Damon Likes Idea of Bronx Return

Baseball players typically start receiving smaller contract offers as they get older. Sure occasionally a player is special enough that this will either happen very late in his career or not at all.

Derek Jeter might be one of those candidates, but he’s been a special player for the Yankees. He came from the Yankees system and was a leader almost as his home run ball landed in Cleveland on opening day in 1996.

Again, he’s special, one of a kind, we as Yankee fans know this. Apparently, Johnny Damon does not.

“I hope (Derek) is not offered a 45 percent pay cut,” Damon said while discussing his negotiations with the Yankees this offseason.

Damon doesn’t understand a lot of things. He didn’t realize he should have taken the Yankees 2-year $14 million offer when it was available in December and he didn’t realize that he should have taken the Yankees 1-year $6 million offer that was available to him last week. Instead he’s going to end up taking another offer that will likely be less than the Yankees initial one to play in a place he’s not as happy playing in.

Starting almost a year ago in spring training Damon spoke about how much he loved the Yankees and all season long he echoed those sentiments about wanting to stay and went so far as admitting it might mean taking less money. Even after the Yankees signed outfielder Randy Winn, effectively closing the door in Damon’s face he wants to come back to the Bronx.

“I’m not ruling out not being in New York, whether it’s not this year, or whenever it is, whether I start the season with them, or whether they trade for me at the deadline, or if they sign me next year, or what not. I love New York,” Damon said.

But instead of playing in New York, a place he supposedly loves, he’ll go someplace else. Where? It does’t matter. Whomever offers him the most money I suppose. Because that’s what Damon loves more than New York, money. Maybe he’ll get lucky enough to get traded here anyways.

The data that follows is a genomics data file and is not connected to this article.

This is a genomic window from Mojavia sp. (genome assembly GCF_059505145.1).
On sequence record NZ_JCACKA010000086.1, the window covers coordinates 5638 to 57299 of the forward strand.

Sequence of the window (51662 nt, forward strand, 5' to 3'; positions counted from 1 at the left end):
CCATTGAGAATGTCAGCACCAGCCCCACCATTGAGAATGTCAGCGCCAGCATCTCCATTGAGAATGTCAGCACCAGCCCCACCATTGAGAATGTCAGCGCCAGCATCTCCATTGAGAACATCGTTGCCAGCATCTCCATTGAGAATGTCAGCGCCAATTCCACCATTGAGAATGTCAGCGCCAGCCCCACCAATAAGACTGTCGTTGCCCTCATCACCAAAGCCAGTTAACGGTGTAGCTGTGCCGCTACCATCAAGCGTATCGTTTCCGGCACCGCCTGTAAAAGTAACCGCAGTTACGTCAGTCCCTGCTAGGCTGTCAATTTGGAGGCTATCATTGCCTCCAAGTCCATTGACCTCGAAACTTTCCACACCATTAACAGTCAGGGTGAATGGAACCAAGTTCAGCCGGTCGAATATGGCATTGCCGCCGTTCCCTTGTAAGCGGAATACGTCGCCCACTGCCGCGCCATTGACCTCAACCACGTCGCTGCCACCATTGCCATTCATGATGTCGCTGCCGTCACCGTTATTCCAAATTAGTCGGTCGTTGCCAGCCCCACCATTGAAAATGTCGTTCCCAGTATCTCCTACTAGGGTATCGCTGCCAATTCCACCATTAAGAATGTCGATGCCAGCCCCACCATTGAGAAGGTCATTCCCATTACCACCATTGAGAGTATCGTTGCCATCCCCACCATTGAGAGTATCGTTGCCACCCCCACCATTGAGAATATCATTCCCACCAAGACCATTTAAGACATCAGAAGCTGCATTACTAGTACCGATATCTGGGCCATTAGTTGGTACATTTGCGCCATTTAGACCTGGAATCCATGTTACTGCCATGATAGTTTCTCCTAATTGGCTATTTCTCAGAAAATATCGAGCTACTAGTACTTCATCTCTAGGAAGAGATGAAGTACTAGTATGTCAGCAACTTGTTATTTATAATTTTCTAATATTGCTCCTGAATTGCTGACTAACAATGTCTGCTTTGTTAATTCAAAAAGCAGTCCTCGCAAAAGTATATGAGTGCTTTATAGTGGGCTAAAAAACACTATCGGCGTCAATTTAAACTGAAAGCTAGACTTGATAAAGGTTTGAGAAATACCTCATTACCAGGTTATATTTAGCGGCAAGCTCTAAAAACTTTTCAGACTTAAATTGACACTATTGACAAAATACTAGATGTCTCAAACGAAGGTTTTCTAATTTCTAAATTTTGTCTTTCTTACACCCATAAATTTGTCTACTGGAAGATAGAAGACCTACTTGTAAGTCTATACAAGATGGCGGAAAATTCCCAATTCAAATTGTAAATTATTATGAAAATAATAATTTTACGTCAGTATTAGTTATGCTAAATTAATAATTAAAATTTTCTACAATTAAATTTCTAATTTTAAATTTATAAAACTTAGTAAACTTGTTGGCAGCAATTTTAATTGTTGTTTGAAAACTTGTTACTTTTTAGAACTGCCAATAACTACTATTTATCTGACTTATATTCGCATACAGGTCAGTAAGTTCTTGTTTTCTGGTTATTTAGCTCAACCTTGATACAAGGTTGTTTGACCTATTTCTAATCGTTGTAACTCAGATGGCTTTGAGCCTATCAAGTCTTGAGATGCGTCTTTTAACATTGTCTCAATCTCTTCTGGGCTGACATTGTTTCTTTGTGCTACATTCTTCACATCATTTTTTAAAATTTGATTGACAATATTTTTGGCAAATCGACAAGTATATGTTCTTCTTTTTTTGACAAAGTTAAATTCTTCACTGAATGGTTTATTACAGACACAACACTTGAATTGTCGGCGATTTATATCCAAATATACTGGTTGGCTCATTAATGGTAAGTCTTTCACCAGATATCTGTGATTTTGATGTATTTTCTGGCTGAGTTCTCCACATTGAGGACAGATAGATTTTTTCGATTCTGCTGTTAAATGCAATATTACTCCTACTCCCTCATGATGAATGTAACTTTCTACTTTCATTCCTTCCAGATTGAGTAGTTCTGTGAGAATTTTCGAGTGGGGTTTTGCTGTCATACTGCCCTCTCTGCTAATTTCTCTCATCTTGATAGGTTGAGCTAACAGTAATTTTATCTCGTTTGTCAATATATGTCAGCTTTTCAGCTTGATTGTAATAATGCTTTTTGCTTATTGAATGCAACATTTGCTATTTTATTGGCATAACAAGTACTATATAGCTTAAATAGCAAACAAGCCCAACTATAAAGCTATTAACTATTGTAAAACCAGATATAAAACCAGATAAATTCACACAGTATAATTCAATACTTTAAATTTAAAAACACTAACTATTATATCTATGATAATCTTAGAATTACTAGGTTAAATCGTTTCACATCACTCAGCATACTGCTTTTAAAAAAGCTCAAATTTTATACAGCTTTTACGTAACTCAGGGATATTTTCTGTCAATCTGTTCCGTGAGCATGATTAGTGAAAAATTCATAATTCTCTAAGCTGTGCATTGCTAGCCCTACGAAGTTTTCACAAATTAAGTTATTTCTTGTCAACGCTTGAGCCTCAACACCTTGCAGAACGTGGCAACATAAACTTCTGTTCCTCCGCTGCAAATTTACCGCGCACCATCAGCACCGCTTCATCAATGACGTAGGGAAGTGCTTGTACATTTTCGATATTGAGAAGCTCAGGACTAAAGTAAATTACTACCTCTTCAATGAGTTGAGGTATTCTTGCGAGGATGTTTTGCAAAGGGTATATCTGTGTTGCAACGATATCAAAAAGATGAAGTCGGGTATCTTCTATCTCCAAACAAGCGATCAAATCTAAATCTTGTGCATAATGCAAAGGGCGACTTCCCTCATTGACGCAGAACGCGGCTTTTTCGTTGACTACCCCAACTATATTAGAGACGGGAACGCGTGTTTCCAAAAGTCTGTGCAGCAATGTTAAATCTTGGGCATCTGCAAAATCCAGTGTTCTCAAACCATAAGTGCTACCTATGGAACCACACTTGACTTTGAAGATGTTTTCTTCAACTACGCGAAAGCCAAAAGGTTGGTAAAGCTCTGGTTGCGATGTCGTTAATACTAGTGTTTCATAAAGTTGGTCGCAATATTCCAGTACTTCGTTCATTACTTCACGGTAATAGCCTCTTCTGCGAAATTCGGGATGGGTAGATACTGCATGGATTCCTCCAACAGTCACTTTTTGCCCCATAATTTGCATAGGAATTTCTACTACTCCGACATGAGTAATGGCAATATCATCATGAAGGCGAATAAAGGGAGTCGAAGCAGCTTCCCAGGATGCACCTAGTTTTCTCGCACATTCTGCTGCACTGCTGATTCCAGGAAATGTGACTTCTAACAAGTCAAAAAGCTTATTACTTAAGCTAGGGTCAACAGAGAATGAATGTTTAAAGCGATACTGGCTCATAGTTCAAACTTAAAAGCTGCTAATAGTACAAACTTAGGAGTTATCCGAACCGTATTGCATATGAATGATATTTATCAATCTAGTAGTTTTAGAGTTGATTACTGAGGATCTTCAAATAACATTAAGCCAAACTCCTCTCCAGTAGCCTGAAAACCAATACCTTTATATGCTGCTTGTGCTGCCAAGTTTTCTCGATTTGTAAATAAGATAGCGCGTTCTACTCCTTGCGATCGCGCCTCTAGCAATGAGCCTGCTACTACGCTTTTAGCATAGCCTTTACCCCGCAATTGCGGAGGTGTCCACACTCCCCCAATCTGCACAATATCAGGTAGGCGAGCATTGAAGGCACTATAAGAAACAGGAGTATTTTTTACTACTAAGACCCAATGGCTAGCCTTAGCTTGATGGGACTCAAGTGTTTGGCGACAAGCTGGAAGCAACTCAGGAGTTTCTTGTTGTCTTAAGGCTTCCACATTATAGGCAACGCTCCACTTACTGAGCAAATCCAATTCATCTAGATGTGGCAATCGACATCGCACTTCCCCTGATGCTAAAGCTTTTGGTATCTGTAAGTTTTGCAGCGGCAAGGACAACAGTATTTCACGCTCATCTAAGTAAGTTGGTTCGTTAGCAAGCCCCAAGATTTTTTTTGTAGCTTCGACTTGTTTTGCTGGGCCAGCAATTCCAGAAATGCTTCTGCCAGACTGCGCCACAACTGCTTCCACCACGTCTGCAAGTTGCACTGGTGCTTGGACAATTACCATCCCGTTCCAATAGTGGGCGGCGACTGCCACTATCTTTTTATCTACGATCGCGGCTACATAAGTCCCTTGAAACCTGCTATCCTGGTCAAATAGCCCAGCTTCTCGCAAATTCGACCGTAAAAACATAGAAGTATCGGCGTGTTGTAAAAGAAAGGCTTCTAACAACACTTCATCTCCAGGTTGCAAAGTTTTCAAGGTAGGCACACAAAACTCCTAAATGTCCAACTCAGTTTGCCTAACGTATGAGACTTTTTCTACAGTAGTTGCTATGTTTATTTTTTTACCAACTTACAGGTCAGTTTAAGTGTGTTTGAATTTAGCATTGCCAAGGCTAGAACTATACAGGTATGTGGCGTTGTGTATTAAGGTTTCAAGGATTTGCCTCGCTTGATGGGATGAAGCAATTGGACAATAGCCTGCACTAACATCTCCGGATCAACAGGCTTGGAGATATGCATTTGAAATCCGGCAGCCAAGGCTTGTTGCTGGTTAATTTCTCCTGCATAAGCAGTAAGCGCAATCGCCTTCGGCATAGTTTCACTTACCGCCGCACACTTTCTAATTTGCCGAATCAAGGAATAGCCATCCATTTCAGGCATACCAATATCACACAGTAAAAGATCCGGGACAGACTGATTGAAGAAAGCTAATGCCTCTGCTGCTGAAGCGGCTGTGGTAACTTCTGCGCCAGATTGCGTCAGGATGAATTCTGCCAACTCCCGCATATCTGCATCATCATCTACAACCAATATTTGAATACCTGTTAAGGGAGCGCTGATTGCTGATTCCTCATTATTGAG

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4 Responses to Damon Likes Idea of Bronx Return

  1. Nah, my feelings weren't hurt. I actually am glad they're sticking with Gardner. I'm don't even think it is a bad move for them to get Winn. And obviously it is all about the money. What I hate is athletes who insist it isn't about the money, when it so plainly is. Besides, in this case, I can't see anyone, not anyone at all, offering Damon more than the 2-year $14 million offer that the Yankees already had made.

  2. theboogiedown says:

    RA- you sound like someone who has genuinely gotten his feelings hurt, understandable. Perhaps a thought to help ease your pain or change your way of thinking. EVERYONE else involved in baseball is doing it for the money (you know, to do stupid stuff, like pay their mortgages, for college and yes, to build generaional wealth) Why should we ask ballplayers to be different. For years everyone else was getting fat operating ball clubs, everyone that is except the players. It’s ok for them, the people we go to see, to get their piece of the pie, albeit an enormous piece. It’s our role to be romantic about the sport, it’s thier role to act as adults and get paid while their bodies allow for it.
    Perhaps a bit of devil’s advocate but…

  3. resmrblondedog says:

    I agree Rob. If it was about staying in the same place and not caring about the money, the Yankees would’ve had Damon signed weeks ago.

  4. ROY says:

    I think that this is a case where Damon took some bad advice from his camp. I want to believe that Damon loves NY and wants to stay. But I also know too in reality that the hangers on can deliver some bad advice. Damon had a good hand in NY but not a great hand. There was on thing that he did not consider that sometimes its better to throw away a pair of kings when the other guys hand is likely stronger, in this case the other guy being the Steinbrenner's.

    Two good strong healthy outfielders in the hand is better then one great outfielder getting a little gray around the edges. The door is definitely closing on Damon. I feel bad for Damon not because he didn't get the money he wanted but that he could have at least had one more championship ring to look at in his retirement. He's risking a lot to think that by the trade deadline he would be traded back to the Yanks. If they aren't willing to pay him originally what makes him think they would pay him more later. Also, what team would want a player in their clubhouse who they know is hoping that in July he'[ll be gone.

    No, I think JD waited too long, took too much bad advice, and made a chose poorly. You got to know when to hold up and when to fold up JD. Thanks for the great memories.